Leaders who do this might survive until the end of their contract, but they’re not going to motivate their constituents—or inspire employees to come up with, say, a new iteration of government. A good leader understands the fear and confusion that change brings, but doesn’t hide from it.
Trump is trying to take a pickaxe to the establishment, so I think it’s fair to say he doesn’t fear the future. On the other hand, when he talks about making America great again, he is talking about a return to the past. Which way will it go?
2. Manage Down as Much as You Manage Up
I see this problem everywhere—we all do. To get ahead, many people conclude that they need to kiss their boss’s butt and that’s the only relationship that matters. As they move up the ranks, they treat the people below them like vanquished enemies who no longer matter. And it seems to make sense—they won, right?
But every lowly assistant or middle manager has a looooonnng memory. When people have been humiliated or slighted, they never, ever forget it. And more than that, leaders can’t achieve their goals without the support of their troops. This is relevant in the military, in business, and in government. This does not mean that there aren’t hard choices that have to be made—that nonperformers shouldn’t be let go or that budget cuts aren’t a reality. It means that a leader needs to make sure he or she brings people along as those decisions are made, that they are treated with respect, and that even if they are below him or her on the totem pole that they still can have a very big influence in implementing—or ruining—a planned strategy.
Trump has a group of very loyal cadres–and some not-so-loyal new colleagues, like Paul Ryan. He cannot succeed in this job if he does not manage down (since managing up is kind of off the table). Can he do this? I think managing down may be one of his greatest challenges. But with little experience with the kind of giant bureaucracy he most now run, he cannot succeed without motivating his team.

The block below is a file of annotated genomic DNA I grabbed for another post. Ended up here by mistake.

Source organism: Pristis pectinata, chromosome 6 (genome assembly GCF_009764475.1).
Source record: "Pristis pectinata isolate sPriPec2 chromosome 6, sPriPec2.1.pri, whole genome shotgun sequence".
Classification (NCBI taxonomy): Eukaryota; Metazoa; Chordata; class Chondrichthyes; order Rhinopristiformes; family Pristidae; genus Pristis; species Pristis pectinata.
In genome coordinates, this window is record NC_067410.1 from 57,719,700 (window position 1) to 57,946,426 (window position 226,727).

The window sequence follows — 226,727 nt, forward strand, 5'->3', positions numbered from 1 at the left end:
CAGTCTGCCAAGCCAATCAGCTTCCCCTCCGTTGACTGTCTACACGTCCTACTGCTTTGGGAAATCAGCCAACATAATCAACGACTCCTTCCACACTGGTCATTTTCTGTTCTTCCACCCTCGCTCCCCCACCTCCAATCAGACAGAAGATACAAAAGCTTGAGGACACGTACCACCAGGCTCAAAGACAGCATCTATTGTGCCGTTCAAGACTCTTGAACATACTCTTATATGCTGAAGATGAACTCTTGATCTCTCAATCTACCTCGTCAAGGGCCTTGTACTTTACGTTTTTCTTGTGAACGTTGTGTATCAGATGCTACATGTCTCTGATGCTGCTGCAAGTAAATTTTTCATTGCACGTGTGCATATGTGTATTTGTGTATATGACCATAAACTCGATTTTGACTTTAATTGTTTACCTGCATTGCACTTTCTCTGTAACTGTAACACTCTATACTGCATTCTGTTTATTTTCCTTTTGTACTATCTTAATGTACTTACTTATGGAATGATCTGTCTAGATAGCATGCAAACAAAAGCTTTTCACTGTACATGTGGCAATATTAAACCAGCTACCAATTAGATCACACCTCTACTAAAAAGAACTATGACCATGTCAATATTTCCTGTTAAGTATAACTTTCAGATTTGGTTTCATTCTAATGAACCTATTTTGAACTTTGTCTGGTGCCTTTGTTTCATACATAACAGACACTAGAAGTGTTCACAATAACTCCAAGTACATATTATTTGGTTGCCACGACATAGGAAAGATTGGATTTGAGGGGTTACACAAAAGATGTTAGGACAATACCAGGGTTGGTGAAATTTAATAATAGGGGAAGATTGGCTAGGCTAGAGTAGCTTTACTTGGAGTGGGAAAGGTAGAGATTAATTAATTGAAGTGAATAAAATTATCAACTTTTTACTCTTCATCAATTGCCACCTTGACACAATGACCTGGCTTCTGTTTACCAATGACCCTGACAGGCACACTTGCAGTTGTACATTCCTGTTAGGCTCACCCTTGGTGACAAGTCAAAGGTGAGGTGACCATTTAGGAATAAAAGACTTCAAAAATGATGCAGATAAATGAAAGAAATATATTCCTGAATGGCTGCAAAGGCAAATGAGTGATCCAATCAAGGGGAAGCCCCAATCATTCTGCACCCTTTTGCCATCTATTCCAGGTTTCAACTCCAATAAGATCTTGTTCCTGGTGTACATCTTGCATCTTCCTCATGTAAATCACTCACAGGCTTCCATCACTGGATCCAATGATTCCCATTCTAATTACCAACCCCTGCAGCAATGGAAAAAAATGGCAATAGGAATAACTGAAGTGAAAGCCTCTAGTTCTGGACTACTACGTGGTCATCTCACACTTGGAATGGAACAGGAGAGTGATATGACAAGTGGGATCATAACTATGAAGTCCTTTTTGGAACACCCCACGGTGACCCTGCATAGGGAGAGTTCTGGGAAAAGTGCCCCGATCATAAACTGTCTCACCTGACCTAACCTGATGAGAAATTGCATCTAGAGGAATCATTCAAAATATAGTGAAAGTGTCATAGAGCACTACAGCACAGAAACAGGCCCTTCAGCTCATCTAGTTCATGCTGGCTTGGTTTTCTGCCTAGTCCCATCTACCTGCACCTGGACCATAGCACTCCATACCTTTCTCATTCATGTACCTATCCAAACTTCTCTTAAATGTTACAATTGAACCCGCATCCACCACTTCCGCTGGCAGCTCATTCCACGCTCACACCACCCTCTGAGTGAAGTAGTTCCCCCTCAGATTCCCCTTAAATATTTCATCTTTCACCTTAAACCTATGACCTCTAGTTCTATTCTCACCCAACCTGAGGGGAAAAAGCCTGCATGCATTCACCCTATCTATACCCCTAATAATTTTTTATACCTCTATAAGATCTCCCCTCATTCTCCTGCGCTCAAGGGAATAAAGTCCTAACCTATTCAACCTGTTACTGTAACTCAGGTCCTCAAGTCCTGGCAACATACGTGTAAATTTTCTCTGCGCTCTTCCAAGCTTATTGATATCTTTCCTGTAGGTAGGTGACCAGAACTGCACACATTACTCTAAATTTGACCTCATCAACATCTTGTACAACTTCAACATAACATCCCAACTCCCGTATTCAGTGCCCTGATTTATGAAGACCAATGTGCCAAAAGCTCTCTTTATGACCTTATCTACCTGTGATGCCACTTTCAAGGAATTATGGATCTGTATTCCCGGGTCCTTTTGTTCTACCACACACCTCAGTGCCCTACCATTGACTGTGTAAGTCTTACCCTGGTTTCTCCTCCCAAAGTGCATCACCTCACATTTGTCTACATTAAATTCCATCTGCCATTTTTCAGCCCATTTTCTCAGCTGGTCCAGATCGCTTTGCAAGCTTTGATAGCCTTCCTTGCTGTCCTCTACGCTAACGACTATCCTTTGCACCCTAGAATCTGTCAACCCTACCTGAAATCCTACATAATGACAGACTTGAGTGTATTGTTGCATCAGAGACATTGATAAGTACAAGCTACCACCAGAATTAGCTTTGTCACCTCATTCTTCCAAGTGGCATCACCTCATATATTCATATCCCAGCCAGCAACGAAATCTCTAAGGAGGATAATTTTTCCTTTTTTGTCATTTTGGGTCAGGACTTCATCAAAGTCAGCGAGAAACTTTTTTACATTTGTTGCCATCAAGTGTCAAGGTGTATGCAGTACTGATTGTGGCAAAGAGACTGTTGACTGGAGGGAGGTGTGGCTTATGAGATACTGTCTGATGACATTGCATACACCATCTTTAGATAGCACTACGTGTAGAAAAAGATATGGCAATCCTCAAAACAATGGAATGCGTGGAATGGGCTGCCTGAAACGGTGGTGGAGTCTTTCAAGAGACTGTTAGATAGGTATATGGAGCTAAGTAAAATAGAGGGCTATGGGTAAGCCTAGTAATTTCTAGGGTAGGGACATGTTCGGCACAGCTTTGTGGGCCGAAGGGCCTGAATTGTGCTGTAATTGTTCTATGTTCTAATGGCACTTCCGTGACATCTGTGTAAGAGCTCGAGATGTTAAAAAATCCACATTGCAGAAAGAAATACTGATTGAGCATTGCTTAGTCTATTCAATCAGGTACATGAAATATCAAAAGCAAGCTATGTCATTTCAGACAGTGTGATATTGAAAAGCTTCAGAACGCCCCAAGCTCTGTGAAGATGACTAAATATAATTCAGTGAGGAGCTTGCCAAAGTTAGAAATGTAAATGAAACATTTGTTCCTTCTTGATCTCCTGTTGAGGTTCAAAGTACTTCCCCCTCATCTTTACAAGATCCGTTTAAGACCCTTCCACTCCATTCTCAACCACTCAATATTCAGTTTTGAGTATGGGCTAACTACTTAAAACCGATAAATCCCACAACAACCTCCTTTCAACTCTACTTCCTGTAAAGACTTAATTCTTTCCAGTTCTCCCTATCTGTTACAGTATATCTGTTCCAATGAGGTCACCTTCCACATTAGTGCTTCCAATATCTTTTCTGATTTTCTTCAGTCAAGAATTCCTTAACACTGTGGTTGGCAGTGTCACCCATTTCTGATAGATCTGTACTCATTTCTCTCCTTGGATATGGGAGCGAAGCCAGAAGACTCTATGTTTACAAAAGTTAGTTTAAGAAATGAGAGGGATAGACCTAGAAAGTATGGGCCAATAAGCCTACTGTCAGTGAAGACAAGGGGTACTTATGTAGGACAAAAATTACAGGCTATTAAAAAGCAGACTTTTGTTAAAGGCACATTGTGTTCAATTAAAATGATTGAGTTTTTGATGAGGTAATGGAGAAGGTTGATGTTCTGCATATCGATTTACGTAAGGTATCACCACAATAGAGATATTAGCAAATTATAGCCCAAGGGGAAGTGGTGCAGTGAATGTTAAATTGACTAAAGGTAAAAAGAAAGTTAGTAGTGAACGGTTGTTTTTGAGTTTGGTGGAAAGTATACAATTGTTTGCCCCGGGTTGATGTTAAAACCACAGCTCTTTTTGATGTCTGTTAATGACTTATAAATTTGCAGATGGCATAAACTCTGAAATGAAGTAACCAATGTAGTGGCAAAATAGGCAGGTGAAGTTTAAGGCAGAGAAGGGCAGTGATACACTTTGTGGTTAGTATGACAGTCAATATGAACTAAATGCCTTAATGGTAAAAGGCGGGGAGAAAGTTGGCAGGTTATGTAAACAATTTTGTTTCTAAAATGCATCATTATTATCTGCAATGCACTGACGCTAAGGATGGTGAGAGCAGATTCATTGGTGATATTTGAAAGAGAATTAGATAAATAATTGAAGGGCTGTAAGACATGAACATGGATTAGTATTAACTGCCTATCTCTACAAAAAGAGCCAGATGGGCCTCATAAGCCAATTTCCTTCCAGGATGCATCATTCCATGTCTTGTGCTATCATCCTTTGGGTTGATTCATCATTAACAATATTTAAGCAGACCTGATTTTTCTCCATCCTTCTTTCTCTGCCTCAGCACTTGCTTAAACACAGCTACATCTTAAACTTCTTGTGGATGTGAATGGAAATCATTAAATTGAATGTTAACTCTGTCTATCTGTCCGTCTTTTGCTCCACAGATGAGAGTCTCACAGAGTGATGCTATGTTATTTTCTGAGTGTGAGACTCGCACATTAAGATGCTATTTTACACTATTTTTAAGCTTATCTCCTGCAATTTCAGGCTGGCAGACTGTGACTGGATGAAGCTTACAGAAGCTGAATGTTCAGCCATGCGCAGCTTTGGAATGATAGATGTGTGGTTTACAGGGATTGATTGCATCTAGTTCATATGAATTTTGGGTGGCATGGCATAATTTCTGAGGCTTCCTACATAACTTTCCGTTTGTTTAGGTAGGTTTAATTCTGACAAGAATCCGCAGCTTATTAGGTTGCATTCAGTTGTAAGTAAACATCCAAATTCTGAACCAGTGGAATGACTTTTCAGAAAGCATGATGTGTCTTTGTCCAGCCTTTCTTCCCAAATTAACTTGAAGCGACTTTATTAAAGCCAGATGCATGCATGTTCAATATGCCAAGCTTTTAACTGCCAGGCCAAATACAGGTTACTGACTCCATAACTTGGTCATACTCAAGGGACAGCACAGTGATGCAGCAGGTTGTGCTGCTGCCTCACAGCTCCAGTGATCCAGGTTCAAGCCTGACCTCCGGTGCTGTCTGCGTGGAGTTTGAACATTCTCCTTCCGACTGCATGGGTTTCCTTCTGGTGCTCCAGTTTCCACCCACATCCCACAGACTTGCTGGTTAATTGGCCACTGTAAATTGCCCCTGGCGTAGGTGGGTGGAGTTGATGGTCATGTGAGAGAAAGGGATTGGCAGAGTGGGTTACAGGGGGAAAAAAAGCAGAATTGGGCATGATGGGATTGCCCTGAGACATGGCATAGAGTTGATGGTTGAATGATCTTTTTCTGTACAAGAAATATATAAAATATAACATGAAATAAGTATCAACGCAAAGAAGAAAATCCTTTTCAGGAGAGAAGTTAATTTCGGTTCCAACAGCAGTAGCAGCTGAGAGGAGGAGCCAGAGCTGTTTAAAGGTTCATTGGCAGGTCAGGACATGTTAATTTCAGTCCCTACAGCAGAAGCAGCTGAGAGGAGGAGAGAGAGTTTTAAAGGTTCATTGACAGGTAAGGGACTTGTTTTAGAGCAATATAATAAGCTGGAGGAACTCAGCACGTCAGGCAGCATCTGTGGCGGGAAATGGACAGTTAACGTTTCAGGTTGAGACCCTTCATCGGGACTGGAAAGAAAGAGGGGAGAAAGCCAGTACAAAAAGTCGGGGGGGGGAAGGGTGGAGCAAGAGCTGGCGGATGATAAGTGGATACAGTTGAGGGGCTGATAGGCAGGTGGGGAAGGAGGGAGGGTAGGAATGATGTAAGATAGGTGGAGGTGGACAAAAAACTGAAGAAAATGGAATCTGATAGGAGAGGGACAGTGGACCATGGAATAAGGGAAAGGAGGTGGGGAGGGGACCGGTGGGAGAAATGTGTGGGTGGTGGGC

1. And Finally, the No. 1 Leadership Trait: Authenticity
What, exactly, is authenticity from a leadership standpoint? In some ways, it’s a lot like the old saw by the Supreme Court Justice about obscenity: “I know it when I see it.” You also know it when you don’t see it—which explained much of the frustration and dissatisfaction over this election.
Authenticity doesn’t simply mean being honest, although honesty does play a role. It means being real, in good times and in bad. It means being true to your own style—which doesn’t mean pretending to be soft and fuzzy if you aren’t. You may not want to work at an investment bank, but people who do want to work there are prepared to work 18 hours a day. That culture—whether you like it or not—is, in its own way, authentic. It also means owning problems and bad decisions, taking responsibility, and making them right.
There’s no doubt that many supporters are attracted by what they view as Trump’s authenticity and his freedom from political correctness. But outrageousness is not authenticity. Once you get past a willingness to say almost anything—including things directly at odds with his previous statements and with reality—what do you have? The good news is that the slate is clean. Trump has a mandate–which could give him the space to be authentic. If he can do that, he has a chance to lead.